Commission Report Urges Greater Use of Air Guard, Reserve

(Jan. 30, 2014) The Air Force should shift missions and personnel from the active component to the reserve component, but maintain its current size, a congressional panel recommends after a year of gathering testimony about the service.

The National Commission on the Structure of the Air Force released its report today on Capitol Hill with good news for the Air National Guard. The report can be found here.

“We recommend a greater reliance on the Air National Guard and Air Force Reserve; creating opportunities and incentives for longer service in uniform to minimize military personnel and family turmoil; and increasing opportunities for movement by Airmen within the components of the Air Force,” the eight commissioners wrote in an opening letter within the report.

Over the following 125 pages, they lay out what one commissioner called “a new paradigm of reserve service” that would include more associate units, increased mission sets for the Guard and Reserve, greater utilization of Air Guard bases and more.

Retired Lt. Gen. Dennis M. McCarthy, the commission chairman, said the panel members heard time and again from current Air Guardsmen who said that despite the increased use of the force, its limit had not been reached.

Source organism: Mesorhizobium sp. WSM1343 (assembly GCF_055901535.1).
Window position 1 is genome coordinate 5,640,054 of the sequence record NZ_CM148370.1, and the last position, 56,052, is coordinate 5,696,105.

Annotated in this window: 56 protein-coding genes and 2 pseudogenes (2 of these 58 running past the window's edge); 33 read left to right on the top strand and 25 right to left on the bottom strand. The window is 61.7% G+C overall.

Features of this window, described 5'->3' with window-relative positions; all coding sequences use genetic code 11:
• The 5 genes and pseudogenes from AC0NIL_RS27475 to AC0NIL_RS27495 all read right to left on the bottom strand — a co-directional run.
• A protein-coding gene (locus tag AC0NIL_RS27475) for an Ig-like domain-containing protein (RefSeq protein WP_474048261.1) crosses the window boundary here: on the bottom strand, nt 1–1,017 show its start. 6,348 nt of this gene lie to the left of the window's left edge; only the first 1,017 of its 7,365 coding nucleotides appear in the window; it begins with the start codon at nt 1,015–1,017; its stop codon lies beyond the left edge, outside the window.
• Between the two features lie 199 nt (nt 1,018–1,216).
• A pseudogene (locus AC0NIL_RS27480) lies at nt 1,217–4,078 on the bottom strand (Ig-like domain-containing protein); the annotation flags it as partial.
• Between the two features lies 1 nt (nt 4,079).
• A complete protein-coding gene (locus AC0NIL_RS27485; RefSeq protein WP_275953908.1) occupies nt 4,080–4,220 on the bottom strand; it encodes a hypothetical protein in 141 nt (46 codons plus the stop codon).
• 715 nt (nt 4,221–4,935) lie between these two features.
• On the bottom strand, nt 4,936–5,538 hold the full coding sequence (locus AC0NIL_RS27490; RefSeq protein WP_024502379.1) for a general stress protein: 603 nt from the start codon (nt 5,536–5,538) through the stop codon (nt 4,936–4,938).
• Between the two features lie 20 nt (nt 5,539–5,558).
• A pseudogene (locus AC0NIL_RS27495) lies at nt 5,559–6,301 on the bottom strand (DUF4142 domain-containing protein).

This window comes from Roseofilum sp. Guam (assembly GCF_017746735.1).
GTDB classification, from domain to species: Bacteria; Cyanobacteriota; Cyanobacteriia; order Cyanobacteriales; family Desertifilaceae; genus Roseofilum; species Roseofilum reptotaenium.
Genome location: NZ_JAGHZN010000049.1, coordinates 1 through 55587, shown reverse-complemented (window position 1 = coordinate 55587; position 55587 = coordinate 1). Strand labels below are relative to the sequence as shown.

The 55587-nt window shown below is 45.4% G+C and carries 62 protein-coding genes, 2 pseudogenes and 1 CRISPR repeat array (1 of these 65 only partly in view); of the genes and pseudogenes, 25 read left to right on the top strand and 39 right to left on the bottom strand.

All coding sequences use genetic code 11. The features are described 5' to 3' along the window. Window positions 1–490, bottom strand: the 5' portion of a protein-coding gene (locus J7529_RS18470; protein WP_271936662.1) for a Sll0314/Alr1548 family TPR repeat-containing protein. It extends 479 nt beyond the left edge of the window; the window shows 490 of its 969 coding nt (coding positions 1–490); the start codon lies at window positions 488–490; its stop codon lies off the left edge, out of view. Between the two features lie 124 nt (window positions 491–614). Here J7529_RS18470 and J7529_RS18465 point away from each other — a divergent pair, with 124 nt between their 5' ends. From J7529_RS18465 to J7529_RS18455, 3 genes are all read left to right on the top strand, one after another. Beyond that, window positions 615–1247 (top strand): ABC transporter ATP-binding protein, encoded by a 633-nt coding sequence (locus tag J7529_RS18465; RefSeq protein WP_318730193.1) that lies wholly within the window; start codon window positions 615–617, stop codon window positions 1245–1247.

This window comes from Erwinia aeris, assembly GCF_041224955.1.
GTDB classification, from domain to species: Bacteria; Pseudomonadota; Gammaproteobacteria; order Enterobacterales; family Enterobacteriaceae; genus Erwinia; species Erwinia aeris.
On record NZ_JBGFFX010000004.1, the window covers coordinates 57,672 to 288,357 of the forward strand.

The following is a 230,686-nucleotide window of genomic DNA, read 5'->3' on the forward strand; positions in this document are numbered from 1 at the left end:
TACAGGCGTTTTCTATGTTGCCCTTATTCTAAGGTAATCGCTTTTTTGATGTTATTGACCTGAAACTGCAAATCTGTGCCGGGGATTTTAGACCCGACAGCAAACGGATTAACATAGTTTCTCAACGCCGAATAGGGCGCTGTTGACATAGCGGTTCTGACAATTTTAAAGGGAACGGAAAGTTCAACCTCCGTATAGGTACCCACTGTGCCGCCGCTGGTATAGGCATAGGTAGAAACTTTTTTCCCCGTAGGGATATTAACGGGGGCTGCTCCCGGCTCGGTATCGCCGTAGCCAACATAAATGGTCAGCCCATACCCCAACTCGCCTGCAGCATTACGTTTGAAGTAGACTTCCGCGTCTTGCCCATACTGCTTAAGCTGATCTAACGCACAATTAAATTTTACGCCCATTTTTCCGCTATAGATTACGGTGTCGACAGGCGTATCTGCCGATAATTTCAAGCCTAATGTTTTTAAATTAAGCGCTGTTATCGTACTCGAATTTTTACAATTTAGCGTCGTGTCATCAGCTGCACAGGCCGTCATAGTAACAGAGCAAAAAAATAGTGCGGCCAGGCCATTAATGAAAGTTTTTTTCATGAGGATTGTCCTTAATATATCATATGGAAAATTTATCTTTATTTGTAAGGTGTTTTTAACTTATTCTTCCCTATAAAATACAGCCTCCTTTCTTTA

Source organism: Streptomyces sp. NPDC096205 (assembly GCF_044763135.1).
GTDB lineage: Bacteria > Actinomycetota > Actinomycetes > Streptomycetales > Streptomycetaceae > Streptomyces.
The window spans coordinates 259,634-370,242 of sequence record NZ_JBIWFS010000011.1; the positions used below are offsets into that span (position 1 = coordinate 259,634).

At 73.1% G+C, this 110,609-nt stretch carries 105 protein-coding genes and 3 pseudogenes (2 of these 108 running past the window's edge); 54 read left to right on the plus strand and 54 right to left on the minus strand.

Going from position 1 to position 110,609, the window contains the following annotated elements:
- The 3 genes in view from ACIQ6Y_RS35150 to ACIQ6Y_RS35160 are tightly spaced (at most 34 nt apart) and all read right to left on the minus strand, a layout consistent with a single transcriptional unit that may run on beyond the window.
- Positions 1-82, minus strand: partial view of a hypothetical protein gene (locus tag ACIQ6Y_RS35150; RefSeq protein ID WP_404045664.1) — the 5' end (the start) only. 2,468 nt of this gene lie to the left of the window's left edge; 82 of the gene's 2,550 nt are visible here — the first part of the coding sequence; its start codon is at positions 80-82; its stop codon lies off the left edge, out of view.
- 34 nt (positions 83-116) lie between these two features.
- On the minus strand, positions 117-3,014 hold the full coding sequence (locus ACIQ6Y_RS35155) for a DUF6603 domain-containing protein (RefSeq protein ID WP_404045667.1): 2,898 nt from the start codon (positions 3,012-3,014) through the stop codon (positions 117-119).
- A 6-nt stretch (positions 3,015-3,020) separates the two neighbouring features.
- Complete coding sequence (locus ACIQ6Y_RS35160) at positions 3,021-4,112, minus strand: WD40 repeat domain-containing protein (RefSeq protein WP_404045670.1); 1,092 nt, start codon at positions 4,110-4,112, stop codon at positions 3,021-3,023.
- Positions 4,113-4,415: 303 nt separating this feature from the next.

“They believe they can do more than they have so far,” he said to a packed room in the Russell Senate Office Building.

The commission agrees. And it suggests those capabilities can be better utilized by eliminating barriers between the components.

“The Air Force should integrate the components more completely, giving Reserve Component Airmen more opportunities to serve, reducing both statutory and regulatory barriers among the components, and more broadly inculcating and institutionalizing an awareness of the value of the Total Force throughout the Air Force,” they wrote in the executive summary.

And its eight members were adamant that the cost efficiencies in the reserve forces should be utilized.

“If you have the same level of readiness and you’re less expensive,” said retired Col. R.L. Brownlee, a former acting Army secretary, “it only makes sense to transition some of the missions [and some of the manpower to the less-expensive components].”

McCarthy pointed out that the reason the commission was created one year ago by the fiscal 2013 National Defense Authorization Act was because of increasing budget constraints. However, he said, “The bulk of the things we recommend would make sense even if there were no budget crisis.”